In the sacraments of Christian initiation we are freed from the power of darkness and joined to Christ’s death, burial, and resurrection. We receive the Spirit of filial adoption and are part of the entire people of God in the celebration of the Lord’s death and resurrection.” (General Introduction to RCIA, 1)
The Church welcomes those who have not been baptized in any Christian denomination and who want to join the Catholic Church through the sacraments of Baptism, Confirmation, and Eucharist. She also welcomes Christians already baptized in another Christian denomination who wish to complete their sacraments of initiation in the Catholic Church.
Catholics returning to the practice of the Catholic faith after some absence from the Church may also attend these faith formation classes.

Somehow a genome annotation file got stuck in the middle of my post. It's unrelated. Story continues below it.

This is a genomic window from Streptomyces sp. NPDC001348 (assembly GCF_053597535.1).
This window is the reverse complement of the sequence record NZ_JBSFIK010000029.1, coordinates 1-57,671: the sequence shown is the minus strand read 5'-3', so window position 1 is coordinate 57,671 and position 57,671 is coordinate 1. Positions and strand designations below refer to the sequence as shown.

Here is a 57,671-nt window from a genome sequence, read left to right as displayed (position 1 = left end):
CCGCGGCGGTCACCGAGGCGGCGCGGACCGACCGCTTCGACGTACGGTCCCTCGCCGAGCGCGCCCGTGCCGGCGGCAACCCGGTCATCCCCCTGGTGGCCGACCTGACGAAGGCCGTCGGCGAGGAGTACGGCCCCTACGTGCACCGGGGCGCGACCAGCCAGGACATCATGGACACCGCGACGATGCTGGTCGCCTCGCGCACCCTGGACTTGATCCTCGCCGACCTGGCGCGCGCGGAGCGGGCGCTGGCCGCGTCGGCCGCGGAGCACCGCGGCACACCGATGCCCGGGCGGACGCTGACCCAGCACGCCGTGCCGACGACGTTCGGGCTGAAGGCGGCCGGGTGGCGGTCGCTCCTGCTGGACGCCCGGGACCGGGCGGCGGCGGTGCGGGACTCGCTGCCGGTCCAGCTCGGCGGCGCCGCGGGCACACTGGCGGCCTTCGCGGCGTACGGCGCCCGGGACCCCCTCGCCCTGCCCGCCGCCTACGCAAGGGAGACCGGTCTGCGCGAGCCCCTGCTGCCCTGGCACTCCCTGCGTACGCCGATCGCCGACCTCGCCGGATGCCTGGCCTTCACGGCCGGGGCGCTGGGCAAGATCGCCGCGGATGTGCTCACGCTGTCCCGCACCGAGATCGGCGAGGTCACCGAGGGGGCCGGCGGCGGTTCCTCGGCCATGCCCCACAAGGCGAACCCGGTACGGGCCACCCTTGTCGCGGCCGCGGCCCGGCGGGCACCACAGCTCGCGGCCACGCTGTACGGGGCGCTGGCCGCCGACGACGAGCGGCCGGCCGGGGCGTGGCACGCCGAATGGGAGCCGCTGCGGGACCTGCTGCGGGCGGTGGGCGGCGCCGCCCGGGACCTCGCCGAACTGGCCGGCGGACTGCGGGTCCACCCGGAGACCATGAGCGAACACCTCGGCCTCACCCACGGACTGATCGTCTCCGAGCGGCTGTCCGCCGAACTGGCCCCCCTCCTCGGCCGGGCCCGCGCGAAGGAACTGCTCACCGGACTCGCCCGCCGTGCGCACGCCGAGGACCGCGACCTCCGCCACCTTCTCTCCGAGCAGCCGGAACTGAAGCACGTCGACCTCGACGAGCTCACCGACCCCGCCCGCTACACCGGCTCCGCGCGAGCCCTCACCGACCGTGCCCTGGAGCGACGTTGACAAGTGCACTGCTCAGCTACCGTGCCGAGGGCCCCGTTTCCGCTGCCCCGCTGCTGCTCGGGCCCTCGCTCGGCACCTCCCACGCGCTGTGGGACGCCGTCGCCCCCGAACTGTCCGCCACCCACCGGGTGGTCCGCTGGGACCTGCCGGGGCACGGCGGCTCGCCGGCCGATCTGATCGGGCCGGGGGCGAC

Faith formation classes at Our Lady of the Lake meets on Sunday mornings from 9:30 AM- 10:45 AM.
For more information, refer to “Frequently Asked Questions” or the contact our RCIA Director Babs Rector email@example.com or 615-305-1580.
The first few weeks of RCIA are for anyone seeking to learn more about Christianity and the Catholic faith, even those who are unsure about joining the Catholic Church. During these “Inquiry Sessions”, the catechists (teachers) will discuss general topics about God and about the Catholic Church, and attendees will have an opportunity to ask questions.
For information about Inquiry, contact RCIA Director Babs Rector firstname.lastname@example.org or 615-305-1580.
Schedule and Topics
Faith Formation classes meet on Sundays at 9:40 AM in room 206. Contact RCIA Director Babs Rector for schedule of class sessions and for more information email@example.com or use the form at the bottom of the page.
Materials Used in the Process